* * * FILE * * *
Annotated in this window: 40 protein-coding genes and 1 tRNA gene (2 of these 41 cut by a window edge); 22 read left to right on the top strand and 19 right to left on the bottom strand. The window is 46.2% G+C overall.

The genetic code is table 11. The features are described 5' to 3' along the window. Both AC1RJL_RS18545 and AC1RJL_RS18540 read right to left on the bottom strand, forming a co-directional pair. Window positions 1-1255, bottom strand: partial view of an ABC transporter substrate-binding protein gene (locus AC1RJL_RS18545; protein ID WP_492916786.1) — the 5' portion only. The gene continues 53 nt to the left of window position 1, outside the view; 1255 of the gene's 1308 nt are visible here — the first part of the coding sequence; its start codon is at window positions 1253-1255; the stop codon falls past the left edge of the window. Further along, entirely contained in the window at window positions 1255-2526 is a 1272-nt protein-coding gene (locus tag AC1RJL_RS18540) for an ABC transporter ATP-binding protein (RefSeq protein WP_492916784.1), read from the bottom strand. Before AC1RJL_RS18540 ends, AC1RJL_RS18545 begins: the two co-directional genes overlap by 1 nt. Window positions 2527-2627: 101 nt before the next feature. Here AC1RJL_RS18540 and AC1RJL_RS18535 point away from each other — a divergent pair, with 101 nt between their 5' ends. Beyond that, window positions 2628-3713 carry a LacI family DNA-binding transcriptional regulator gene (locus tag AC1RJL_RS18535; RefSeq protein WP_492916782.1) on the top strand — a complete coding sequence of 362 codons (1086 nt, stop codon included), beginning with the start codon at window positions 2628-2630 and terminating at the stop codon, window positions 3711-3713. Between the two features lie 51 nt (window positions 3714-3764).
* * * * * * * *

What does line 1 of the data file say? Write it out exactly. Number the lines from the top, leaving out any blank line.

Annotated in this window: 40 protein-coding genes and 1 tRNA gene (2 of these 41 cut by a window edge); 22 read left to right on the top strand and 19 right to left on the bottom strand. The window is 46.2% G+C overall.